Practically every weeknight, around 10 p.m., my TV is tuned to CNN, in particular “CNN Tonight”, the nightly commentary/interview show that’s anchored by Don Lemon, who has been with the network for 15 years.
Particularly, I look forward to watching his nightly opening remarks called “Don’s Take”, in which he offers his take on the events and issues of the day that’s delivered in his inimitable, sometimes snarky, but always no-B.S. style. But what I like about watching those opening 10-15 minutes of the show is that Lemon backs up his arguments not with heat-of-the-moment, off-the-top-of-your-head rhetoric, but with cold hard facts (that’s sometimes accompanied with video clips to as a further means of proof).
It’s Lemon’s nightly commentaries that remind me of the type that were offered by such respected and heralded veteran TV newsmen like Howard K. Smith and Eric Sevareid during the golden age of network TV newscasts of the 60s and 70s: well thought-out, fact-laden opinions that were delivered in a cool, rational manner without fear or favour to anyone or anything.
It’s people like Don Lemon who have come along as this journalistic voice of reason at a time in modern history that is so needed the most, especially during the past five years. With the wave of right-wing thinking and organizations that came along like a firestorm during the Trump presidency, not to mention the increase in racism that became an end result of the fear brought about by the COVID-19 pandemic, and the too frequent (almost daily) occurrences of mass shootings and the killing of Black people like George Floyd and Breonna Taylor by police officers, not to mention the recent conviction of Minneapolis policeman Derek Chauvin and the rise of the Black Lives Matter movement that have come about as a result, Don Lemon has been out front reporting and commenting on many of these related breaking stories. And he has done it with one thing in mind: to make sure his viewers get the straight story with as much facts and background research as possible, so that they can reach their own informed conclusions.
And now, Lemon has taken to the printed page to explain what has motivated him to focus on the growing hot button issue of racism in America with his best-selling tome This is the Fire.
This compact, 213-page book reads like an extended version of one of his “CNN Tonight” opening monologues. In a way, it serves as a response to The Fire Next Time, the epic 1963 best seller by the late Black writer James Baldwin that offered his inimitable take on racism during the height of the Civil Rights movement, and offered a rather ominous warning on how ugly racism in America would get if it was left unnoticed and unsolved; in fact, Baldwin quoted this warning in the form of a Biblical song of a slave, which said “God gave Noah the rainbow sign, No more water, the fire next time.”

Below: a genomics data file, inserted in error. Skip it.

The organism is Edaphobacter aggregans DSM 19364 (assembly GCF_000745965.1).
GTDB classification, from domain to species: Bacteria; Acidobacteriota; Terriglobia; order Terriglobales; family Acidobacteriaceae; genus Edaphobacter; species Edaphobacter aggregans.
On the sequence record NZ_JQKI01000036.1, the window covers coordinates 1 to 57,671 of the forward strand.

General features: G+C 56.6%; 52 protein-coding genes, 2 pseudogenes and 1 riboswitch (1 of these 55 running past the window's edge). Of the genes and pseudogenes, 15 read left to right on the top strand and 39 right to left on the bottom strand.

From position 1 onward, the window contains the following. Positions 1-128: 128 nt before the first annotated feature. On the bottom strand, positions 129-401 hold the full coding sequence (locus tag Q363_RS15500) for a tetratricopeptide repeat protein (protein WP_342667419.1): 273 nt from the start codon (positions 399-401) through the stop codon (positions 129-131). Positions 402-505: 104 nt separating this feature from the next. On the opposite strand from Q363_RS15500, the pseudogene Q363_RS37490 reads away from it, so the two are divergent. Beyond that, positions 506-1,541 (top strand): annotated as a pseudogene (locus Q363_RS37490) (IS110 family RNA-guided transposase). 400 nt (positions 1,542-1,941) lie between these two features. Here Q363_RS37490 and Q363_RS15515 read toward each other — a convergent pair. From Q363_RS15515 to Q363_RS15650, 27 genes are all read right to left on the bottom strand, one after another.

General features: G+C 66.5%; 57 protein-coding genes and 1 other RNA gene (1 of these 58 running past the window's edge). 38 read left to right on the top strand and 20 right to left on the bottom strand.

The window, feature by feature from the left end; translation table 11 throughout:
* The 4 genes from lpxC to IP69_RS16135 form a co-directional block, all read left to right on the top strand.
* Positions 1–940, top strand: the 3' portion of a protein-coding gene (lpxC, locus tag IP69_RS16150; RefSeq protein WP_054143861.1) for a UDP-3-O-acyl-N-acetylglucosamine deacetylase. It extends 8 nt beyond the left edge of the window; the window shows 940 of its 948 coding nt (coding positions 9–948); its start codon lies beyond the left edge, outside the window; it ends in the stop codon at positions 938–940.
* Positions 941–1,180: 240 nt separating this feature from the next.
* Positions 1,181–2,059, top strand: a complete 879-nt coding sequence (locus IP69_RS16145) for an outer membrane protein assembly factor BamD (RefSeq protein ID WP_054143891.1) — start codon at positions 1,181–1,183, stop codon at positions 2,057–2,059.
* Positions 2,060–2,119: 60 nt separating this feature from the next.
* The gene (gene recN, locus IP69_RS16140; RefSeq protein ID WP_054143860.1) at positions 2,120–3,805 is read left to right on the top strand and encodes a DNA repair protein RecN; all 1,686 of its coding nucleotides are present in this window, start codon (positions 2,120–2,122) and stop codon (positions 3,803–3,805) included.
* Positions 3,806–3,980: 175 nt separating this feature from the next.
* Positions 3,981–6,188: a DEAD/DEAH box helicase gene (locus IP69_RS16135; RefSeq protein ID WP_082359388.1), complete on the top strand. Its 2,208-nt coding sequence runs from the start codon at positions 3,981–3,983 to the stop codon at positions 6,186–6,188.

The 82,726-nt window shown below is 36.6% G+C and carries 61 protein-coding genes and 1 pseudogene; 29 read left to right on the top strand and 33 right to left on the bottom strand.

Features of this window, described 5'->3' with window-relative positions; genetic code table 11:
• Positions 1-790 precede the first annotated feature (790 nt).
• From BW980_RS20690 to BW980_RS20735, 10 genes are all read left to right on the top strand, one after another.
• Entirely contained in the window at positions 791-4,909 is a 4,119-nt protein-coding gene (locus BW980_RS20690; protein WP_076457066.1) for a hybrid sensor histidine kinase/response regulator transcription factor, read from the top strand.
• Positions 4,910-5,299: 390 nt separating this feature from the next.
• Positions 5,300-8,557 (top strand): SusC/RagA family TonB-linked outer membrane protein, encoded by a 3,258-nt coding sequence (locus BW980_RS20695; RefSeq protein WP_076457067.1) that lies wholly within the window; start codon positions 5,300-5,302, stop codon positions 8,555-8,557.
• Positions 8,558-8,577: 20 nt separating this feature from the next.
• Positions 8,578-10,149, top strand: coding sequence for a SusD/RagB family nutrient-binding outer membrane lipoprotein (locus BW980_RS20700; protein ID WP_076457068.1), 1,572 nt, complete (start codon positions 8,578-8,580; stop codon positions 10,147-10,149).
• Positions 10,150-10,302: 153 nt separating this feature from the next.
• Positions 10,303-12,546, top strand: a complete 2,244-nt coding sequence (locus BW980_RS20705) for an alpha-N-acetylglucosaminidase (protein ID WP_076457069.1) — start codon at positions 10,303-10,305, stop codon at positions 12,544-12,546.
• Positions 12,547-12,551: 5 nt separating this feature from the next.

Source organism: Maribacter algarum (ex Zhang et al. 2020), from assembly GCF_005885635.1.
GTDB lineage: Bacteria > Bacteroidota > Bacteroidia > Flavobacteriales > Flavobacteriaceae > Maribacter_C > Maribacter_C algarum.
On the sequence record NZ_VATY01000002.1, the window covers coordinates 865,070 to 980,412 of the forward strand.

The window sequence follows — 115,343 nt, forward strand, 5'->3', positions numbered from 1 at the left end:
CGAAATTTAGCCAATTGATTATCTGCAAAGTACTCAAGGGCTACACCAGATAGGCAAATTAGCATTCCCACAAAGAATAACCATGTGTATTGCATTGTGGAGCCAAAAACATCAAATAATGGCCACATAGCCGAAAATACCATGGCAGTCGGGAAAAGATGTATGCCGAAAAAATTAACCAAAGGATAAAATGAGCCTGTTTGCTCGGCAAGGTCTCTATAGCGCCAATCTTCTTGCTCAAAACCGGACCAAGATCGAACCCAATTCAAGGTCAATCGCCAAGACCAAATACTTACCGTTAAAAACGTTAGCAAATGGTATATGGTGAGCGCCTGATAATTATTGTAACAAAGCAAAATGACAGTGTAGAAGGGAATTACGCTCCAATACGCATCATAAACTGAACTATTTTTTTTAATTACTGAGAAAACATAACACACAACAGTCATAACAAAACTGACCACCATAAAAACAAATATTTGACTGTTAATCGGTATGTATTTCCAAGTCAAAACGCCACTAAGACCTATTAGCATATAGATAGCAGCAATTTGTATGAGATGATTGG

“This is the fire. We’re in it. JFK and Obama led us to the rainbow; Trump forced us into the fire. And then he poured gasoline on it,” replies Lemon.
Throughout the book, Lemon states his case about the issue of systemic racism in the U.S. by doing what he does best, using personal examples and reaching out into the long lost annals of American history to show how ugly it has become over the past 400 years. Whether it be the visit Lemon and his mother did to the Slave Coast Castle in Ghana, where captured Africans were held until their tragic journey to slavery in the American colonies; or the story of Charles Deslondes, the inter racial Louisiana overseer who in 1811 led the largest slave uprising in American history; the hidden, scandalous stories of the racism behind such movie classics as “The Birth of a Nation” and “Gone with the Wind”; or how singer Lena Horne got kicked out of a USO tour during World War II because she complained that Black American soldiers were seated behind German prisoners of war in the venue where she performed (thereby not conforming to the image of a Black woman that was expected of her by White America at that time), Lemon uses such background research to effectively show the reader why history led up to Charlottesville, the evolution of Black Lives Matter, the growing spectre of racism and the tragic deaths of innocent people like George Floyd over the past few years.
But Lemon’s narrative doesn’t end with a “these are the facts; take it or leave it” approach. Instead, he offers readers who are tired of these constant fires that have burned modern American society the right amount of encouragement so that action can be taken to extinguish these growing flames. “The answer is a new beginning,” he writes. “And that can be forged only in the crucible of compassionately radical change.”
This is the Fire is an immensely readable, yet important book on how racism ails our world today and continues to do so even as I write these words. Don Lemon’s words serve as a clarion call to an informed people that they can help put out the fire of racism before it’s too late and burns out of control.